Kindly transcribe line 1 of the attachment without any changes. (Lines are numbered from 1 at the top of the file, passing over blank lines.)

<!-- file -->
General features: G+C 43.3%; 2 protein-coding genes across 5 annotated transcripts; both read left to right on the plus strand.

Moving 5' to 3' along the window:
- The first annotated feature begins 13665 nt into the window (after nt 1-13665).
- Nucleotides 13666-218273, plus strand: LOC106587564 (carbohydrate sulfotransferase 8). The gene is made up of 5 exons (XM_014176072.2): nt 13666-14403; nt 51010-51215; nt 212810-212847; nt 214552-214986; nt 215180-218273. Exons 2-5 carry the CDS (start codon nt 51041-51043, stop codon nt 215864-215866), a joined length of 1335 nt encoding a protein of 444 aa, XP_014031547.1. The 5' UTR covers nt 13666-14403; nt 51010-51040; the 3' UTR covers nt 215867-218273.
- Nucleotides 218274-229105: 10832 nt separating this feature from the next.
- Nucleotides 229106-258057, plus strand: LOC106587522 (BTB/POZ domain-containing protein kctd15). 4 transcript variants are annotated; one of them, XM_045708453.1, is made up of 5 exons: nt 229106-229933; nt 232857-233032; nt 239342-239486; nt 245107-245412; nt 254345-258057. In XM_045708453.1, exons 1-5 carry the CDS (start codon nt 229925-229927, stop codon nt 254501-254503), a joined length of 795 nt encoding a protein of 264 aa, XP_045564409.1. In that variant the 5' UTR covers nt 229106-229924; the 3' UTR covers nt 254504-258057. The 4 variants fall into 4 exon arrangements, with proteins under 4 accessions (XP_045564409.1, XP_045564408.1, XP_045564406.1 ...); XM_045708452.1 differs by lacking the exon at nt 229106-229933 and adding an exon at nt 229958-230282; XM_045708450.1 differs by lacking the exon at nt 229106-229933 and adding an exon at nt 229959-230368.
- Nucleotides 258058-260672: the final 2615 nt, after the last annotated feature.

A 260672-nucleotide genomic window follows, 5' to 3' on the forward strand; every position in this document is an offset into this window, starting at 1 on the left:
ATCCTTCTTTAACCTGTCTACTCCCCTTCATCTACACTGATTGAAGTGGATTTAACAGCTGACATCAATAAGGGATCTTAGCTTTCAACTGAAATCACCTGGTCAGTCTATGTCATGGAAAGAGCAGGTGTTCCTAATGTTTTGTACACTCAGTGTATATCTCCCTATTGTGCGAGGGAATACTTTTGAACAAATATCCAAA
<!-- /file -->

General features: G+C 43.3%; 2 protein-coding genes across 5 annotated transcripts; both read left to right on the plus strand.